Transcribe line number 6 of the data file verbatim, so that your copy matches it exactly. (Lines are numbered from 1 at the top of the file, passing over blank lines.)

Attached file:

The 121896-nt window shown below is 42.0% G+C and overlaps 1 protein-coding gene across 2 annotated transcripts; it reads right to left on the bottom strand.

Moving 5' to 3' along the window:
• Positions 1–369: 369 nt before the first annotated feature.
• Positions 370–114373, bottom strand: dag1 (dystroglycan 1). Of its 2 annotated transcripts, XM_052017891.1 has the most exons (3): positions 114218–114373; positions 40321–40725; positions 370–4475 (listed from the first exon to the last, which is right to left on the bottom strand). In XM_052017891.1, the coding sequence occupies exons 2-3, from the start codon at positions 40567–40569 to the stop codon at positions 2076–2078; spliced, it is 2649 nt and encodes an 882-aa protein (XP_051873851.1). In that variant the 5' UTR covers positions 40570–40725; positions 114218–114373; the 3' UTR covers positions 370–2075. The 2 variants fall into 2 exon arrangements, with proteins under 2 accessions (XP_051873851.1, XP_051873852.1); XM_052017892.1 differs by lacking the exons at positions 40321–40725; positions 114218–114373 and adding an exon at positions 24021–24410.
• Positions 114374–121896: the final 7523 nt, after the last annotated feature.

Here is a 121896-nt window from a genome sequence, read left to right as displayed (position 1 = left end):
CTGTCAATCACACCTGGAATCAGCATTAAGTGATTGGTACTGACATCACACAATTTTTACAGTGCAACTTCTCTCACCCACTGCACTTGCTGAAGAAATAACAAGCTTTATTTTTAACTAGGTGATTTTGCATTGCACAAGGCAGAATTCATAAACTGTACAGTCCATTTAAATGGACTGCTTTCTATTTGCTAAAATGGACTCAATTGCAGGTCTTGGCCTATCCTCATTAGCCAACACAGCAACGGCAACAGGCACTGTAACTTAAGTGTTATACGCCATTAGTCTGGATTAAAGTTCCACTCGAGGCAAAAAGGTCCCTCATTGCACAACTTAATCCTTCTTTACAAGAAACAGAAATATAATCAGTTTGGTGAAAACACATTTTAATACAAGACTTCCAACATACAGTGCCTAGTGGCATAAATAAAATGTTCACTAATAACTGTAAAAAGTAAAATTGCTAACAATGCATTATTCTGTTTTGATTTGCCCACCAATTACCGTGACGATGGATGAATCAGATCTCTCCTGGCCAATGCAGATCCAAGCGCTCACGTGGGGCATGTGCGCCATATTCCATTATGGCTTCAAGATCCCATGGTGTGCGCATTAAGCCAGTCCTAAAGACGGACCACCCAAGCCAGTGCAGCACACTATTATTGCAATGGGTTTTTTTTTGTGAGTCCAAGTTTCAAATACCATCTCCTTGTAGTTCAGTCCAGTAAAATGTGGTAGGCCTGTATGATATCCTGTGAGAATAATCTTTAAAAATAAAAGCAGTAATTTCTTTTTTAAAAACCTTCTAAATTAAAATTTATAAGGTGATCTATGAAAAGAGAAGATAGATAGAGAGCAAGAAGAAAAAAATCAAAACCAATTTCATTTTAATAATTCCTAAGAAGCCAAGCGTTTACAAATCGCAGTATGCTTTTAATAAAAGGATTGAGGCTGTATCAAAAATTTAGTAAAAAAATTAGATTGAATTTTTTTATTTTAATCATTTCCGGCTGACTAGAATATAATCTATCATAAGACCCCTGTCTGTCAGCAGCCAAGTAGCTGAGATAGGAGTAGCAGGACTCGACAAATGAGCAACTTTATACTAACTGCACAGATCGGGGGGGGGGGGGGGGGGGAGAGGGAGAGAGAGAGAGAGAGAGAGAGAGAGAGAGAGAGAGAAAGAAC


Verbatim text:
Here is a 121896-nt window from a genome sequence, read left to right as displayed (position 1 = left end):